Are there major differences between the AMA and the EMA?

There is one major notable difference between the AMA and the EMA which makes them not comparable outside areas where there is room to learn from one another. The EMA makes recommendations to a Central legislative body, the European Commission (EC). The EC has a Parliament that is able to pass the EMA’s recommendations into law that European countries who are members of the EMA are then compelled to follow. The AMA will be able to make recommendations to the African Commission but they will not be binding on African Union member states. Without a corresponding legislative body or a mechanism that transforms AMA’s recommendations into a binding law or regulation that countries are compelled adopt, it may be difficult for the AMA to replicate all of the successes of the EMA, at least not without a special mechanism for making its decisions binding to Treaty members, in cases where this is needed.

 

What is the relevance of Medicines for Africa to the AMA process?

Medicines for Africa was invited to be a stakeholder in the AMRH partnership platform because it is a critical stakeholder in what the AMA seeks to achieve. Our mission is to improve the availability of medicines at prices affordable to patients. At the beginning, we sought to achieve that by becoming a consolidating mechanism that pools the needs of buyers to create economies of scale and improve the price at which African patients access treatment. We continue to evolve. In light of the hurdles, we encounter including regulatory affairs, our work has expanded to include a strong advocacy component which involves engaging with regulators, governments, health providers, international organisations and the industry. We advocate for simpler less-costly regulatory approaches that allow patients to access quality, safe and efficacious life-saving medications faster and more reliably.

 

In your view, how is Africa’s healthcare environment likely to evolve over the next 10 years?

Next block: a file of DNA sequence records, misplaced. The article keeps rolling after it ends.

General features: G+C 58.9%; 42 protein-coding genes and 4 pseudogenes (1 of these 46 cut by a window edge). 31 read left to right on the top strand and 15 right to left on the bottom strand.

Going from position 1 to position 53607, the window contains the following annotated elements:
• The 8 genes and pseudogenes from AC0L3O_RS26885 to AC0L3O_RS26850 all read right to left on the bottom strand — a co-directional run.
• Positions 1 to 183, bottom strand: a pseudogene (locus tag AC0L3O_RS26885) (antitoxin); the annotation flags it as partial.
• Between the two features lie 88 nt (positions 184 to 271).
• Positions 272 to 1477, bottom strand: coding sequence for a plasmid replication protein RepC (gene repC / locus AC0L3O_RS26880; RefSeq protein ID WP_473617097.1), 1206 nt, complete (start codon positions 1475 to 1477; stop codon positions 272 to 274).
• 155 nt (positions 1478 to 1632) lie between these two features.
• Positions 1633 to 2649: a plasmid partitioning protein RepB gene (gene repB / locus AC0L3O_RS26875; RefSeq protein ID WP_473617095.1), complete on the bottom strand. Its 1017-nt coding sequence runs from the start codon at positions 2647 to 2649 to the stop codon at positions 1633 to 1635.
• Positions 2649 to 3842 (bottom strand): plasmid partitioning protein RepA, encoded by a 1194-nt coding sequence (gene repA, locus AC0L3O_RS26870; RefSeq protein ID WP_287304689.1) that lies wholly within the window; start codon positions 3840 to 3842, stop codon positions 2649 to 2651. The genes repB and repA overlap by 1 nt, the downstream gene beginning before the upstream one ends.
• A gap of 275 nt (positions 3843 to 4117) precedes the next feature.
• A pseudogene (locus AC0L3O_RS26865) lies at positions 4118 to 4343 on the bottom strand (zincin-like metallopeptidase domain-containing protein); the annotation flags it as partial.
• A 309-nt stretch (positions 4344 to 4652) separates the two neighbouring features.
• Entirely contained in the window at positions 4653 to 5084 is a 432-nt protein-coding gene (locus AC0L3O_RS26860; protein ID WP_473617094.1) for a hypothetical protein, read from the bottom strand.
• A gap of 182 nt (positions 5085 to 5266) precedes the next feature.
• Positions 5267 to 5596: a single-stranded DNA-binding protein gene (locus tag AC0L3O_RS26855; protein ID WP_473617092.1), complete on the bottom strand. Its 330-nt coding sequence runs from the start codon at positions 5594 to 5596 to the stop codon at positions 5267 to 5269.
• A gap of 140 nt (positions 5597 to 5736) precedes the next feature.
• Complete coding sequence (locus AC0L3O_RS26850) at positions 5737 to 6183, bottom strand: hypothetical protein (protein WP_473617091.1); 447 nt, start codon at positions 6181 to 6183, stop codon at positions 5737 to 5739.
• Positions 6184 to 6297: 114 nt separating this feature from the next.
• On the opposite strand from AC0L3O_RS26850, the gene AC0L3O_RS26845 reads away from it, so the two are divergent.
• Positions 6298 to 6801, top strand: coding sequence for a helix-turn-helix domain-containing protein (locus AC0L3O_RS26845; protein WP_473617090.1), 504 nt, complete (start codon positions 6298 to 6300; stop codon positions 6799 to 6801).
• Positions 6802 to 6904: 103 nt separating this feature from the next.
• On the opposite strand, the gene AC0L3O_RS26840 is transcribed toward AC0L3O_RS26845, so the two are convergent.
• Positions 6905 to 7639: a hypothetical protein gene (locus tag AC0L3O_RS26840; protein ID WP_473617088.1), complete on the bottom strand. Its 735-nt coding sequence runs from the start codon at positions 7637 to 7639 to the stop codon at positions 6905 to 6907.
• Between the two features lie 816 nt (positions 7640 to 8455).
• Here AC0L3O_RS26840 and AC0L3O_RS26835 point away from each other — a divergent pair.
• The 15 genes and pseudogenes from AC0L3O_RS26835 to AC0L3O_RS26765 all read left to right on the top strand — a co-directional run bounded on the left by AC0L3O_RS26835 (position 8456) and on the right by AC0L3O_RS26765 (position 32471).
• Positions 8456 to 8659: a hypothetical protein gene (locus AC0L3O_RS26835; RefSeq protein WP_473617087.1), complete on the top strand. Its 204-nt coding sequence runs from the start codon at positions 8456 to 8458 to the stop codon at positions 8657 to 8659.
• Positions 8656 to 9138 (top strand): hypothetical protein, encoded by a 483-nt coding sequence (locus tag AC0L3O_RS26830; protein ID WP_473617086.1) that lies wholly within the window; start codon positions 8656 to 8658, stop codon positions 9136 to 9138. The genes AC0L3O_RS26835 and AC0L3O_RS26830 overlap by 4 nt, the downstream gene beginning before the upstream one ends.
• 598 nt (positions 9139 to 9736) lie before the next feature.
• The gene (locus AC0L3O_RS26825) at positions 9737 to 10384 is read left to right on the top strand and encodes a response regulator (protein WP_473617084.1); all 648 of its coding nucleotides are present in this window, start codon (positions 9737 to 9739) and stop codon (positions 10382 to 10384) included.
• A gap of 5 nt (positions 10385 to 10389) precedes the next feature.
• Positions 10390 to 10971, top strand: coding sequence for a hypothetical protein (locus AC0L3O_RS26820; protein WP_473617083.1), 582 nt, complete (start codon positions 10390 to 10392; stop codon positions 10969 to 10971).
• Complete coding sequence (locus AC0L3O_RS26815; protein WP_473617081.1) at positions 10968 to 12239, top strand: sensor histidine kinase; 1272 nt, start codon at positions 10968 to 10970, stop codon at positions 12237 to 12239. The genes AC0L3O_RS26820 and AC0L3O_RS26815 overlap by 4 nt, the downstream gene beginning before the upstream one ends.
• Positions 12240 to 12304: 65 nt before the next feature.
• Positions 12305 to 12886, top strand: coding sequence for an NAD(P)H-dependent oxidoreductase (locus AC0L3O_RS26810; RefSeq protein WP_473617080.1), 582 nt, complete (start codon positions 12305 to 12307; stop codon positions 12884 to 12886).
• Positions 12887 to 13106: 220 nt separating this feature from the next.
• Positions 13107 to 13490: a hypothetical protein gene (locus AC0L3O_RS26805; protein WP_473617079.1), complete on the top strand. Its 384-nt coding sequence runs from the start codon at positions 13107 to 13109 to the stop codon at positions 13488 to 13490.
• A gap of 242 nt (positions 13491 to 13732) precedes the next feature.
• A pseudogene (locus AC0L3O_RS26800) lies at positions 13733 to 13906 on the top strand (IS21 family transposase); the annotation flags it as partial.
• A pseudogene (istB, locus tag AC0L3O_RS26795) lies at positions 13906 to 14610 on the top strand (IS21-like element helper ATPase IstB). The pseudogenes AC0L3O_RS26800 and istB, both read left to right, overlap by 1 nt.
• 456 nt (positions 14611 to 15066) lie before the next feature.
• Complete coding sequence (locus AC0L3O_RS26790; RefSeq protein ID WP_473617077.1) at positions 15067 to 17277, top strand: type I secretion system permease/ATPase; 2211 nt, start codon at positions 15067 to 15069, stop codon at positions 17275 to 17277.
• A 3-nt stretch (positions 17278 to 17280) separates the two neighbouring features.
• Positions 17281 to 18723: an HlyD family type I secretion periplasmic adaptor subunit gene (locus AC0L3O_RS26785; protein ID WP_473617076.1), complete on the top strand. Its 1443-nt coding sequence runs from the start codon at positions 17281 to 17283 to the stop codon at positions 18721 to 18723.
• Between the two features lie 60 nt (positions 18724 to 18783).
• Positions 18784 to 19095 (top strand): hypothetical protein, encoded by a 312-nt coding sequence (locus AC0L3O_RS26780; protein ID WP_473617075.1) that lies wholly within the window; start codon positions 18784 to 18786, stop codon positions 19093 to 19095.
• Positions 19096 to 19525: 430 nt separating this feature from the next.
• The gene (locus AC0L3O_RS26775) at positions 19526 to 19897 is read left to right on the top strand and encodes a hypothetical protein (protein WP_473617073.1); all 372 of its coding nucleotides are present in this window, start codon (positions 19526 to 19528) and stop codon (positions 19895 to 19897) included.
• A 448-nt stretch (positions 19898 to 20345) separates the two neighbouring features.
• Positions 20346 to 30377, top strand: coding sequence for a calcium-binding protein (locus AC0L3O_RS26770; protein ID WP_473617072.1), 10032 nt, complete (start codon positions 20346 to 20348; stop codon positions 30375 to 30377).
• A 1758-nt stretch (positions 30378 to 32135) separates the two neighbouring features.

I expect that budget allocation over the next ten years to increasingly reflect a greater understanding of the importance of health security as a foundation for the economic security of African nations. Covid has shown this. Governments that are serious about getting on a sustainable path of economic growth and development will allocate more resources towards health.

With the WHO predicting an increasing frequency of disease outbreaks on the African continent over the next ten years, we are likely to see regional organisations like the WHO Africa and Africa CDC continuing to drive efforts to strengthen regional mechanisms for surveillance, preparedness, early detection and outbreak response. Ultimately, regional mechanisms can only be as strong as the primary care systems within countries on the continent. Covid-19 disrupted childhood vaccinations and reversed gains in vaccine-preventable diseases with tens of millions of children missing routine vaccines. Existing medical needs are currently not being met. The population is growing with expectations that governments should expand service provision for previously neglected problems like non-communicable diseases (NCDs) driven by growing awareness of their large burden on the African population, increasing screening and diagnosis. The result of these factors – more frequent disease outbreaks fuelled by changing climate, resurgent vaccine-preventable diseases and demand for treatment for NCDs alongside unmet medical needs will significantly increase the demand for treatment.

An improved regulatory environment under AMA supported by a growing number of national medicines agencies operating at a higher WHO regulatory maturity level is likely to progressively make the African market more attractive for clinical trials and production of medicines to serve the growing medical needs on the continent. Alongside an aggregate common market under the African Continental Free Trade Area (AfCFTA), these changes will likely make the business case for producing on the continent more compelling for companies seeking to grow their market share in the region.